“Last May, at the time it launched its Ukraine lending programme, the IMF estimated that Ukraine might need around $35 billion in official external support. Today, some six months later, it is estimating that Ukraine might need around $55 billion in official external financing.”
Lachman says, “One would have thought that this question would have been the main topic under discussion during [Ukrainian President Petro] Poroshenko’s U.S. visit. If Kiev “might need at least an additional $19 billion of external official support to see it through 2015, the White House has agreed to provide Ukraine around an additional $50 million in assistance. This leaves unanswered the basic question as to from where the remaining $18.95 billion is to be obtained,” the analyst says.
According to him, “This is not to argue that Ukraine’s economy is not worth supporting, especially considering the country’s geopolitical importance to the West. Rather, it is to argue that the U.S. taxpayer deserves a transparent and realistic discussion of how much money supporting Ukraine will in the end cost the official international community.” “In that respect, one has to hope that [U.S.] policymakers do not resort to backdoor financing of Ukraine through the IMF without appropriate legislative approval.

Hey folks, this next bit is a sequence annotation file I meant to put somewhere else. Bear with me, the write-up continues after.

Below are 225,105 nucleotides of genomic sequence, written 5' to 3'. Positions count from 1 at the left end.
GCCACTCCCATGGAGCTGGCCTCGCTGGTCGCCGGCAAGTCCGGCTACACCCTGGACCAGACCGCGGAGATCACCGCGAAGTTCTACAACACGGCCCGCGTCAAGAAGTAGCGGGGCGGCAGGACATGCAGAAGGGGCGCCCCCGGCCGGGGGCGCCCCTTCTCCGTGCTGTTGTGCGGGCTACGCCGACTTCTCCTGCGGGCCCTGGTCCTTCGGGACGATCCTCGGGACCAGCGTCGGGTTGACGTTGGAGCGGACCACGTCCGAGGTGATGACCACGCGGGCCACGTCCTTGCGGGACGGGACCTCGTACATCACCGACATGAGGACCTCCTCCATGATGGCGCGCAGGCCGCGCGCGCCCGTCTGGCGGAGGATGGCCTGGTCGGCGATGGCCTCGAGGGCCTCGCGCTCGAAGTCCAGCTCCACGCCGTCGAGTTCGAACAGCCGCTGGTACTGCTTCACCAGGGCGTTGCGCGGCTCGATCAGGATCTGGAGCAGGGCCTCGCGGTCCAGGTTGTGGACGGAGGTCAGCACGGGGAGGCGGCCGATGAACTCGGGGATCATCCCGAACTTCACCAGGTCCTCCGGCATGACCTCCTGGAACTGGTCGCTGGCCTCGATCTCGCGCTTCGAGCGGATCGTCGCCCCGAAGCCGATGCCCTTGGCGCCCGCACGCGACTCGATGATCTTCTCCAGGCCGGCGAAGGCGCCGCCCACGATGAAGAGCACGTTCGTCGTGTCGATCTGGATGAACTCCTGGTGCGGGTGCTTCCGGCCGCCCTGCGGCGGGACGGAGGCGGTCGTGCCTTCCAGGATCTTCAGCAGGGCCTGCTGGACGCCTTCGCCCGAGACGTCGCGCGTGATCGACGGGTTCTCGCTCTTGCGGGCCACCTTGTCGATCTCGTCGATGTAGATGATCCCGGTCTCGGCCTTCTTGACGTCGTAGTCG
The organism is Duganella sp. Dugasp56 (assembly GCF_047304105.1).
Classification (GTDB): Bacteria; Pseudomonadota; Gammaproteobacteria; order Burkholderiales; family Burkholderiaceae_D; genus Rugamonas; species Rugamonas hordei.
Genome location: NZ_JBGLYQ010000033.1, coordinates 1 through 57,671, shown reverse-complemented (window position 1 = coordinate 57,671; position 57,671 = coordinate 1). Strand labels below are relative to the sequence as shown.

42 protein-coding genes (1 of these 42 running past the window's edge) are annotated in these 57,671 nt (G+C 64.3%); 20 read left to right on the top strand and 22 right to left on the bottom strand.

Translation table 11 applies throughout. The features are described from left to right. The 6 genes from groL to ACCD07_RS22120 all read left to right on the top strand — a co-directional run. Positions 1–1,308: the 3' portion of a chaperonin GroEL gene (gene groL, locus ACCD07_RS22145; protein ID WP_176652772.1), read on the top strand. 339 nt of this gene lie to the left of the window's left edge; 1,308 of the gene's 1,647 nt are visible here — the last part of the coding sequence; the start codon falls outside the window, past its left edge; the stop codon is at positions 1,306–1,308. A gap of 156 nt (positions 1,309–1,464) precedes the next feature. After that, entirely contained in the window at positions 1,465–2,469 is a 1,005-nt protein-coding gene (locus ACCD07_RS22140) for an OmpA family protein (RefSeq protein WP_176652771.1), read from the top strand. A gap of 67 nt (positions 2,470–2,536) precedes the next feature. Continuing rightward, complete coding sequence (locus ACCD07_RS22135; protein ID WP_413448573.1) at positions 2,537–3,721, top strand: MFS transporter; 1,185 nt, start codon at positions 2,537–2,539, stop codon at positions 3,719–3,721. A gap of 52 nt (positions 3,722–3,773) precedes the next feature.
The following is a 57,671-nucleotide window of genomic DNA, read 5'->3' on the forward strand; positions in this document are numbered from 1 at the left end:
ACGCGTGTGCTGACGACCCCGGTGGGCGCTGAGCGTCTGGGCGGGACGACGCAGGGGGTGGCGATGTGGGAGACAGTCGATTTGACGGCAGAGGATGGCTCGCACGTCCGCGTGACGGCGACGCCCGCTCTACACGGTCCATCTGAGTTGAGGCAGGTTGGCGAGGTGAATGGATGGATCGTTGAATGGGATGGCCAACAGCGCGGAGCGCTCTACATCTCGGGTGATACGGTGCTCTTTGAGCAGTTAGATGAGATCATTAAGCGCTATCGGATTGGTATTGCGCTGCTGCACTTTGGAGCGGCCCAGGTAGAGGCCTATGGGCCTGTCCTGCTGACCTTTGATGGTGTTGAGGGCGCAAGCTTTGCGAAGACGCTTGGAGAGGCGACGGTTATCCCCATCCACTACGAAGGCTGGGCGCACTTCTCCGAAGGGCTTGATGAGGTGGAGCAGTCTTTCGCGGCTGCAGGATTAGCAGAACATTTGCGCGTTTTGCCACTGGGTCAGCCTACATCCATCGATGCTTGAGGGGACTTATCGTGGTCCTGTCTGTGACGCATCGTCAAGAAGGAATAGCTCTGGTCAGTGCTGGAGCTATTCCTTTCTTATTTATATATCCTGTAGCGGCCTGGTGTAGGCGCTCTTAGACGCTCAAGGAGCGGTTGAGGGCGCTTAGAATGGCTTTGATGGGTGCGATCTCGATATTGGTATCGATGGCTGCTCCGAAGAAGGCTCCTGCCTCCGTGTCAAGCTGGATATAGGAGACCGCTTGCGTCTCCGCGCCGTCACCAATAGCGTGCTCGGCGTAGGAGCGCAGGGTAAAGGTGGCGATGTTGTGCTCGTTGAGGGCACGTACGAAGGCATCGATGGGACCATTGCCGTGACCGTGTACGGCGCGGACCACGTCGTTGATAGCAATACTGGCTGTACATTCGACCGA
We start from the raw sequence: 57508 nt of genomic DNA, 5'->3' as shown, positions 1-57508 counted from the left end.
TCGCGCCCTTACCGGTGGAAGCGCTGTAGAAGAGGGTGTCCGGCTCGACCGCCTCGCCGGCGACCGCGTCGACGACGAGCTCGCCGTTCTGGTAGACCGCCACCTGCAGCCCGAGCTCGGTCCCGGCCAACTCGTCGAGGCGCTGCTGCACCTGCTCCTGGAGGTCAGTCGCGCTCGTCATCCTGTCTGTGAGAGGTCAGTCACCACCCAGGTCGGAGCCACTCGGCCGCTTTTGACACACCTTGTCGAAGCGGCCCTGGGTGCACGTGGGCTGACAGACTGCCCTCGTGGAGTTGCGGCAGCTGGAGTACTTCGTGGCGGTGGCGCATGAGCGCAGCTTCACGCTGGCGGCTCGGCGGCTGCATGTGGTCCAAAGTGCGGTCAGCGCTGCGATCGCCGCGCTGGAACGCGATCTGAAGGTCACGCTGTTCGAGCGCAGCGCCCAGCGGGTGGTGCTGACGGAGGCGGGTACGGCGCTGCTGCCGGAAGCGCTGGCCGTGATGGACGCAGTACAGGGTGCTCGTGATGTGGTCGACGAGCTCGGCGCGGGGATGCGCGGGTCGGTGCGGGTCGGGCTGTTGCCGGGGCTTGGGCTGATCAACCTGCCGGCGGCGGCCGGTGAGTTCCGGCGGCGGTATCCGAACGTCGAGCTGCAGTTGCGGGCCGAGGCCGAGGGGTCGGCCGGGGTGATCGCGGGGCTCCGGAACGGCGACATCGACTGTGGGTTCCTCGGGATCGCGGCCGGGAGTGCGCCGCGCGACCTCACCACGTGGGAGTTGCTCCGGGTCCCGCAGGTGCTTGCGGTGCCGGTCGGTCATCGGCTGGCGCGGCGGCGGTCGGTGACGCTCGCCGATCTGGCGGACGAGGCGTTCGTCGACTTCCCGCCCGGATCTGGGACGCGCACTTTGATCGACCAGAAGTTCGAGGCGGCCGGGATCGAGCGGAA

This is all the more so the case considering that any further substantial IMF lending to this war-torn country runs the risk of significantly compromising the IMF's balance sheet and undermining its credibility as a condition-based lender,” the analyst says.
Meanwhile, the IMF existing programme for Ukraine is estimated at some $17 billion for the next two years. IMF Communications Director Gerry Rice told reporters at a briefing on Thursday that Kiev had not officially asked for this programmes revision, although it is the key part of the international assistance package on the tentative amounts of which Lachman commented.